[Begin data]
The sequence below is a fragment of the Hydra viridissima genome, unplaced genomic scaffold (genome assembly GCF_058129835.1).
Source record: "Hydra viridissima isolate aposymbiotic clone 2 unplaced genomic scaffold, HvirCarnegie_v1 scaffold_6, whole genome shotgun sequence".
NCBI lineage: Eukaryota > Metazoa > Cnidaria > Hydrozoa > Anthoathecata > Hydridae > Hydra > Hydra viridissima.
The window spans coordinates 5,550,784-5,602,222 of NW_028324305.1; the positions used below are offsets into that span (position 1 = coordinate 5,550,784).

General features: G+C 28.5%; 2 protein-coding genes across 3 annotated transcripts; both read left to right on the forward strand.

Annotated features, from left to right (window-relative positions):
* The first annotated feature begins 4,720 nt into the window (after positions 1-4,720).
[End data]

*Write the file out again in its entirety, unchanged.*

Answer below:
The sequence below is a fragment of the Hydra viridissima genome, unplaced genomic scaffold (genome assembly GCF_058129835.1).
Source record: "Hydra viridissima isolate aposymbiotic clone 2 unplaced genomic scaffold, HvirCarnegie_v1 scaffold_6, whole genome shotgun sequence".
NCBI lineage: Eukaryota > Metazoa > Cnidaria > Hydrozoa > Anthoathecata > Hydridae > Hydra > Hydra viridissima.
The window spans coordinates 5,550,784-5,602,222 of NW_028324305.1; the positions used below are offsets into that span (position 1 = coordinate 5,550,784).

General features: G+C 28.5%; 2 protein-coding genes across 3 annotated transcripts; both read left to right on the forward strand.

Annotated features, from left to right (window-relative positions):
* The first annotated feature begins 4,720 nt into the window (after positions 1-4,720).